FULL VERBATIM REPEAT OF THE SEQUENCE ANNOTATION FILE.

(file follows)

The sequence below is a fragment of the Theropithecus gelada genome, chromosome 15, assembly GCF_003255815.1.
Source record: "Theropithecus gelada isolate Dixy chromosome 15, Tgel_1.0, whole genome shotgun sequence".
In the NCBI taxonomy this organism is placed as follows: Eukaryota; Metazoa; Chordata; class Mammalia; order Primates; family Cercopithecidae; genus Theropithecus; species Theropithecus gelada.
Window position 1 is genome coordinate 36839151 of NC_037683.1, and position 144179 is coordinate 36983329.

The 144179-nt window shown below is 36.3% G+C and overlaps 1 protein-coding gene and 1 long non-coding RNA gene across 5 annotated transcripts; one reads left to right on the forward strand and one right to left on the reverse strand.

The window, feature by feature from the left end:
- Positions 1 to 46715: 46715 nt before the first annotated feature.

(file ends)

The sequence below is a fragment of the Theropithecus gelada genome, chromosome 15, assembly GCF_003255815.1.
Source record: "Theropithecus gelada isolate Dixy chromosome 15, Tgel_1.0, whole genome shotgun sequence".
In the NCBI taxonomy this organism is placed as follows: Eukaryota; Metazoa; Chordata; class Mammalia; order Primates; family Cercopithecidae; genus Theropithecus; species Theropithecus gelada.
Window position 1 is genome coordinate 36839151 of NC_037683.1, and position 144179 is coordinate 36983329.

The 144179-nt window shown below is 36.3% G+C and overlaps 1 protein-coding gene and 1 long non-coding RNA gene across 5 annotated transcripts; one reads left to right on the forward strand and one right to left on the reverse strand.

The window, feature by feature from the left end:
- Positions 1 to 46715: 46715 nt before the first annotated feature.